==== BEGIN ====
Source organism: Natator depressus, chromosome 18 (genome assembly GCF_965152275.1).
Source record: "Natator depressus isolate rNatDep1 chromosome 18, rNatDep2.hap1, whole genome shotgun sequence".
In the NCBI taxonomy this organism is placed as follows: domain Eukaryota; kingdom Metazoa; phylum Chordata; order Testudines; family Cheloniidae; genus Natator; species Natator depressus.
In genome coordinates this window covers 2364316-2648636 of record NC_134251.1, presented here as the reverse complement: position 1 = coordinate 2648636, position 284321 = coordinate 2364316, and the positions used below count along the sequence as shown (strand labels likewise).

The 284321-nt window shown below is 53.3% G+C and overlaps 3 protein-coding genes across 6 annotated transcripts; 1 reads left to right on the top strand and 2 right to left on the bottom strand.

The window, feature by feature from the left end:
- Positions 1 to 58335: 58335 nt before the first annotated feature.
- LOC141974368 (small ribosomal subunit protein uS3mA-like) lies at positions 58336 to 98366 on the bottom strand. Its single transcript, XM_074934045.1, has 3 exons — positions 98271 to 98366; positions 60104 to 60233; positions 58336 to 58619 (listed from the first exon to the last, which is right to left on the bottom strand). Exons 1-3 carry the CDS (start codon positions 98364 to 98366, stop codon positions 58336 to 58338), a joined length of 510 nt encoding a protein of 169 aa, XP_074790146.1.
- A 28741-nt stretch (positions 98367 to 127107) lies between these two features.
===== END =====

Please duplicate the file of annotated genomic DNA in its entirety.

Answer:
Source organism: Natator depressus, chromosome 18 (genome assembly GCF_965152275.1).
Source record: "Natator depressus isolate rNatDep1 chromosome 18, rNatDep2.hap1, whole genome shotgun sequence".
In the NCBI taxonomy this organism is placed as follows: domain Eukaryota; kingdom Metazoa; phylum Chordata; order Testudines; family Cheloniidae; genus Natator; species Natator depressus.
In genome coordinates this window covers 2364316-2648636 of record NC_134251.1, presented here as the reverse complement: position 1 = coordinate 2648636, position 284321 = coordinate 2364316, and the positions used below count along the sequence as shown (strand labels likewise).

The 284321-nt window shown below is 53.3% G+C and overlaps 3 protein-coding genes across 6 annotated transcripts; 1 reads left to right on the top strand and 2 right to left on the bottom strand.

The window, feature by feature from the left end:
- Positions 1 to 58335: 58335 nt before the first annotated feature.
- LOC141974368 (small ribosomal subunit protein uS3mA-like) lies at positions 58336 to 98366 on the bottom strand. Its single transcript, XM_074934045.1, has 3 exons — positions 98271 to 98366; positions 60104 to 60233; positions 58336 to 58619 (listed from the first exon to the last, which is right to left on the bottom strand). Exons 1-3 carry the CDS (start codon positions 98364 to 98366, stop codon positions 58336 to 58338), a joined length of 510 nt encoding a protein of 169 aa, XP_074790146.1.
- A 28741-nt stretch (positions 98367 to 127107) lies between these two features.